In the meantime, I’m pleased to announce that I’m about to start a new book, this time about Gwenda’s evacuation to the Lake District as a young girl. Provisionally entitled ‘When the War Is Over’, it tells of her arrival at the home of the village schoolmaster and his wife in Bampton, near Penrith, with her older brother, Doug, in the summer of 1940 and of their adventures during their three-year stay.

Honestly, she’s going to be the most documented woman in north-east England after this.

Great to see 'Bedpans' and 'One Girl and Her Dogs' displayed so prominently on a recent visit to Waterstones in Morpeth

Great to see Waterstones in Morpeth displaying mine and Emma’s books so prominently on a recent visit to the store

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Sing me an old-fashioned song

I received a letter from one of Gwenda, Pat and Molly’s friends in Colorado last week. Robert tells me he’s waiting to hear about a new job, playing piano in an Italian restaurant on the Arkansas River. He’s working on some old romantic songs, and says he’d like to ‘let the music come from inside’ him, like a player in a 1950s New York nightclub. What’s really remarkable, though, is that Robert is 84 years old and in a wheelchair. He’s an inspiration to us all.

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On the Tom Tom trail

I hope to have some more ‘Bedpans & Bobby Socks’ news to report soon, but in the meantime, I’ve been hearing from our friend Michael Chazot, owner of Tom Tom – otherwise known as the Hotel Colorado Welcome Wagon – who has just returned from a holiday in the USA with his family. Michael wanted to catch up with some of the people who played a part in Tom Tom’s eventful story while he was there. Unfortunately he wasn’t close enough to visit the hotel itself in Glenwood Springs, or the man who put the bus back on the road, John Jones in Grand Junction. But he did manage to get to Moab, Utah, where the late Tom Arnold – after whom it gets its nickname – treasured the bus for many years in his ‘Volkswagen Museum’, and though Tom junior wasn’t around that day, he got a glimpse of the famous yard (see below right).

miclinpicWhile he was in Moab Michael also called on Lin Ottinger, who bought the bus from the Hotel Colorado and used it to take tourists on tours of the canyonlands back in the Sixties. Lin is first and foremost a rock and fossil collector, and he’s run his Moab Rock Shop since 1960. Lin is famous in these parts – he has been written about in books and magazines, he has taken professors to hunt for dinosaur bones, and he has even had a dinosaur named after him. ‘He has the collector spirit,’ says Michael, and his shop is testament to this.  He even lent a life-size model of T rex to one of the Jurassic Park films.

If you’re thinking of taking a US road trip any time, Moab could be an interesting place to stop by.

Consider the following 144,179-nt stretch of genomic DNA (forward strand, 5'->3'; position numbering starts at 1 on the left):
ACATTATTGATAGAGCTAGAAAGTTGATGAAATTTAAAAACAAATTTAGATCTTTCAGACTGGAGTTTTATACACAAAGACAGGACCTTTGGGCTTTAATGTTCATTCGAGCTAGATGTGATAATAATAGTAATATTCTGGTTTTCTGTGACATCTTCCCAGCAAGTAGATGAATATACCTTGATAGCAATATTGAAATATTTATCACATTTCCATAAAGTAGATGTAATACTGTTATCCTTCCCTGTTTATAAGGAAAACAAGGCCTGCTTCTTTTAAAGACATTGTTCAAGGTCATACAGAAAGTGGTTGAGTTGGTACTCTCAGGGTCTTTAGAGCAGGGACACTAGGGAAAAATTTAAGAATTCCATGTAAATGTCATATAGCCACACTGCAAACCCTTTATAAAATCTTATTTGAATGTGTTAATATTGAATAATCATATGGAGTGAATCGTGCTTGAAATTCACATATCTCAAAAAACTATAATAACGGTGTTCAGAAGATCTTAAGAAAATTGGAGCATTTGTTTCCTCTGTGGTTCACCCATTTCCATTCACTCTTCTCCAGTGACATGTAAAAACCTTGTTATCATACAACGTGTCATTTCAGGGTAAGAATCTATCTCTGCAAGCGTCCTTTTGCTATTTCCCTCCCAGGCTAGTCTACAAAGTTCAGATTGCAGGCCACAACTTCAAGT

linshoplinlincrystalslinshoptomtompulltomtomyard

 

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Volksworld – a day to remember

The story came full circle on Saturday March 29th when Gwenda, Pat and Molly were reunited with the Hotel Colorado Welcome Wagon, albeit a long way from their first meeting place in the American West. It brought back many memories for the road-trip nurses; their spell working at the hotel in the Rocky Mountain resort of Glenwood Springs was one of the highlights of their American stay, with free time spent on picnics, fishing trips and horseback rides  (see the bottom picture).

The bus’s new owner, Michael Chazot, and his father, Alain, drove all the way from Annecy near Switzerland to attend the Volksworld Show at Sandown Park, Surrey, here in the UK.  It was such a pleasure to meet them both and spend time with them that day.

It was great to see the bus getting so much attention, and to see so many people stopping to read its story, which Michael displayed in the windows (read it on my page Hotel Colorado Welcome Wagon). That it is here today is thanks mainly to two men – Tom Arnold (also known as Tom Tom), who rescued it, and John Jones who brought it back to life.

Lots of photos were taken, including one in which we made an attempt to re-create the now famous one of the five nurses and their friend Cleo, with me, Pat’s son Alastair and daughter-in-law Kim standing in for absent friends. The 1958 photo plays a big part in the story – it not only allowed Michael to find us and bring us all together for this special day, but  it also helped him to carry out his restoration.

Later we gave a talk about the girls’ road trip. As the show organisers had billed it as a ‘trip in a camper van’ I’m just relieved that nobody walked out! We must have looked a bit incongruous, anyway, sandwiched between the ‘tech talks’. Mind, the girls were a dab hand at fixing a tyre or mending a broken fan belt on Flatus in their day.

To top it all, we had informal talks with a film producer while we were there, but that, hopefully, is another story.

On our way! Cowboy hat at the ready!

On our way! Cowboy hat at the ready!

Left to right, Pat, Molly, Gwenda

Left to right, Pat, Molly, Gwenda

Me and the girls

Me and the girls

With Michael Chazot, second from right

With Michael Chazot, second from right

Gwenda, where she is always happiest!

Gwenda, where she is always happiest!

The picture that started it all

The picture that started it all

And our 2014 re-creation of it!

And our 2014 re-creation of it!